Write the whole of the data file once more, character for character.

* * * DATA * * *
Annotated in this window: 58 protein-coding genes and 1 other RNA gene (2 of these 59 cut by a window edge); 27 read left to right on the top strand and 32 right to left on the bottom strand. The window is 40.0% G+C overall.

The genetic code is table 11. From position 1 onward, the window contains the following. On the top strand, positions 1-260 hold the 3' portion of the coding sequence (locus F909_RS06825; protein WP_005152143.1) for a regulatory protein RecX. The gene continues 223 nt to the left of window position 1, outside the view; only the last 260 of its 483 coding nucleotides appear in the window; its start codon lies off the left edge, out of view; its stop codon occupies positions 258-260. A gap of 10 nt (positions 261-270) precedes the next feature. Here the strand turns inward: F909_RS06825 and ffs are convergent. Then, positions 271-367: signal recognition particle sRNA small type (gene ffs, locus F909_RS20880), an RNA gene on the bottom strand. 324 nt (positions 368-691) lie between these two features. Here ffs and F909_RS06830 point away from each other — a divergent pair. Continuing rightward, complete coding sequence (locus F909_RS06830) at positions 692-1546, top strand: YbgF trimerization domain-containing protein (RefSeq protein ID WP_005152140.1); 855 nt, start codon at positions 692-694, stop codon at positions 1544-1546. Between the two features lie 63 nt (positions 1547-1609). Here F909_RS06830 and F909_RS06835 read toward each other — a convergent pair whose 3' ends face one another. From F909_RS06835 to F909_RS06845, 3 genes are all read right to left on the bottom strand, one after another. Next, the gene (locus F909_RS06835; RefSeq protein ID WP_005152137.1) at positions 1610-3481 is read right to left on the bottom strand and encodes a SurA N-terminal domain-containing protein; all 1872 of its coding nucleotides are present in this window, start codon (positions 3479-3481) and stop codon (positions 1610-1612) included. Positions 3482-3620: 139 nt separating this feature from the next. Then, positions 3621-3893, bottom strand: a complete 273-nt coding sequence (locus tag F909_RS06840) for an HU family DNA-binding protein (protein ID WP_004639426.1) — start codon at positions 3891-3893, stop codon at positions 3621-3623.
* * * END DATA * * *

Annotated in this window: 58 protein-coding genes and 1 other RNA gene (2 of these 59 cut by a window edge); 27 read left to right on the top strand and 32 right to left on the bottom strand. The window is 40.0% G+C overall.

The genetic code is table 11. From position 1 onward, the window contains the following. On the top strand, positions 1-260 hold the 3' portion of the coding sequence (locus F909_RS06825; protein WP_005152143.1) for a regulatory protein RecX. The gene continues 223 nt to the left of window position 1, outside the view; only the last 260 of its 483 coding nucleotides appear in the window; its start codon lies off the left edge, out of view; its stop codon occupies positions 258-260. A gap of 10 nt (positions 261-270) precedes the next feature. Here the strand turns inward: F909_RS06825 and ffs are convergent. Then, positions 271-367: signal recognition particle sRNA small type (gene ffs, locus F909_RS20880), an RNA gene on the bottom strand. 324 nt (positions 368-691) lie between these two features. Here ffs and F909_RS06830 point away from each other — a divergent pair. Continuing rightward, complete coding sequence (locus F909_RS06830) at positions 692-1546, top strand: YbgF trimerization domain-containing protein (RefSeq protein ID WP_005152140.1); 855 nt, start codon at positions 692-694, stop codon at positions 1544-1546. Between the two features lie 63 nt (positions 1547-1609). Here F909_RS06830 and F909_RS06835 read toward each other — a convergent pair whose 3' ends face one another. From F909_RS06835 to F909_RS06845, 3 genes are all read right to left on the bottom strand, one after another. Next, the gene (locus F909_RS06835; RefSeq protein ID WP_005152137.1) at positions 1610-3481 is read right to left on the bottom strand and encodes a SurA N-terminal domain-containing protein; all 1872 of its coding nucleotides are present in this window, start codon (positions 3479-3481) and stop codon (positions 1610-1612) included. Positions 3482-3620: 139 nt separating this feature from the next. Then, positions 3621-3893, bottom strand: a complete 273-nt coding sequence (locus tag F909_RS06840) for an HU family DNA-binding protein (protein ID WP_004639426.1) — start codon at positions 3891-3893, stop codon at positions 3621-3623.